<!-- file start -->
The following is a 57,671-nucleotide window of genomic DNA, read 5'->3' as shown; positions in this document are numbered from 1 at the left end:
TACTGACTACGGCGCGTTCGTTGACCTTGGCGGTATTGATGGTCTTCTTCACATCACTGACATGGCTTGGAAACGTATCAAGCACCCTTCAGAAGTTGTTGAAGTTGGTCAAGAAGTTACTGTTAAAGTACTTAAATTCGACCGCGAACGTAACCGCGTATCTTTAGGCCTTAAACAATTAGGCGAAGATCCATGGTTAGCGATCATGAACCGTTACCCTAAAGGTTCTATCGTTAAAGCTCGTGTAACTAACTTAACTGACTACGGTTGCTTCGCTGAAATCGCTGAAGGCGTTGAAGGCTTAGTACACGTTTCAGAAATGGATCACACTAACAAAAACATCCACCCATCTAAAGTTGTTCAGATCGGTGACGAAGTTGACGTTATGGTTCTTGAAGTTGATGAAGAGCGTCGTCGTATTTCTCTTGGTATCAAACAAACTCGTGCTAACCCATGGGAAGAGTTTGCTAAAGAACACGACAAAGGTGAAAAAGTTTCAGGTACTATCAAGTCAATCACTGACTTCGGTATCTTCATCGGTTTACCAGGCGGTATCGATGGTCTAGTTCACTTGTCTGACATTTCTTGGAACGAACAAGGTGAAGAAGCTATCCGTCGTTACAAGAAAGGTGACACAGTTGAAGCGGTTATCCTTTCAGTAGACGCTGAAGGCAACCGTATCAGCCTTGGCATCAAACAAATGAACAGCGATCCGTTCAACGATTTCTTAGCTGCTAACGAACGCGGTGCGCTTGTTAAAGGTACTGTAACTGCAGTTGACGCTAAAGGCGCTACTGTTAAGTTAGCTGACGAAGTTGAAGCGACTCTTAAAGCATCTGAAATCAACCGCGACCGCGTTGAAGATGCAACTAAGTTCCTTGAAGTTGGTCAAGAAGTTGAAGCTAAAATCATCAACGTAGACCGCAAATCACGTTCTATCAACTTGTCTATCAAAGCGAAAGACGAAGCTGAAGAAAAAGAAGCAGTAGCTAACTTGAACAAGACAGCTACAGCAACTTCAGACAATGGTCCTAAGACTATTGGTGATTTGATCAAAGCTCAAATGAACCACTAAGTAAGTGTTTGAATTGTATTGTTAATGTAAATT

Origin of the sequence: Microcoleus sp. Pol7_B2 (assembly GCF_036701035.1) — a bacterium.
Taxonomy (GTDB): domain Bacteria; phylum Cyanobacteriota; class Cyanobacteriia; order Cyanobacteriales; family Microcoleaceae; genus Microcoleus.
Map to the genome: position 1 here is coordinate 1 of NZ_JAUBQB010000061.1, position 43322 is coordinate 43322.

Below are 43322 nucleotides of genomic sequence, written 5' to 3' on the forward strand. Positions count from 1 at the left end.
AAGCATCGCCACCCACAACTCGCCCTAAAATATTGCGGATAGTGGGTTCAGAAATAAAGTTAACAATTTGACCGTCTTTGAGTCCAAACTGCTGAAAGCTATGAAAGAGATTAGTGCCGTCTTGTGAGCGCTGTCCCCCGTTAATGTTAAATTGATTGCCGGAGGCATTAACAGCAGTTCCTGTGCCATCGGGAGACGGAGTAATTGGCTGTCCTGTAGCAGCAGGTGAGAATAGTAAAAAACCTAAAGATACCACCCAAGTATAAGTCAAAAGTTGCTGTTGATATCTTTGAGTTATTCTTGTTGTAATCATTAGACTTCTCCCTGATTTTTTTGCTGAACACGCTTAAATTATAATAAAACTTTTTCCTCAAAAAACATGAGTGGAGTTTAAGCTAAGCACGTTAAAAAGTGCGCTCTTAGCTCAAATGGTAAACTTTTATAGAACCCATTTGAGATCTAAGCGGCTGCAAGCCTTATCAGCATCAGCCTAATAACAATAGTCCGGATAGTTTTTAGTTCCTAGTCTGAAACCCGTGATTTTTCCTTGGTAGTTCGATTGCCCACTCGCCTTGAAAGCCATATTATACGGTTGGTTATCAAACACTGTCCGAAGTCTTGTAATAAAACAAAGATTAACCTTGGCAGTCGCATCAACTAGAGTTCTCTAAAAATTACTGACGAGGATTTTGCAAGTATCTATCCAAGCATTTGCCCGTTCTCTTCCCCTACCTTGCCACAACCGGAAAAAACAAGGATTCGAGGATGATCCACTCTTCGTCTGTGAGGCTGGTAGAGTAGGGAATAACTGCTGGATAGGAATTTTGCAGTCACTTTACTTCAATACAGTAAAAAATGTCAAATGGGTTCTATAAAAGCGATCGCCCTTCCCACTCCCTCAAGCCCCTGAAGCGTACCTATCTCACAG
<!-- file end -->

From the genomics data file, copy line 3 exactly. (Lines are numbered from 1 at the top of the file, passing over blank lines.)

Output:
Origin of the sequence: Microcoleus sp. Pol7_B2 (assembly GCF_036701035.1) — a bacterium.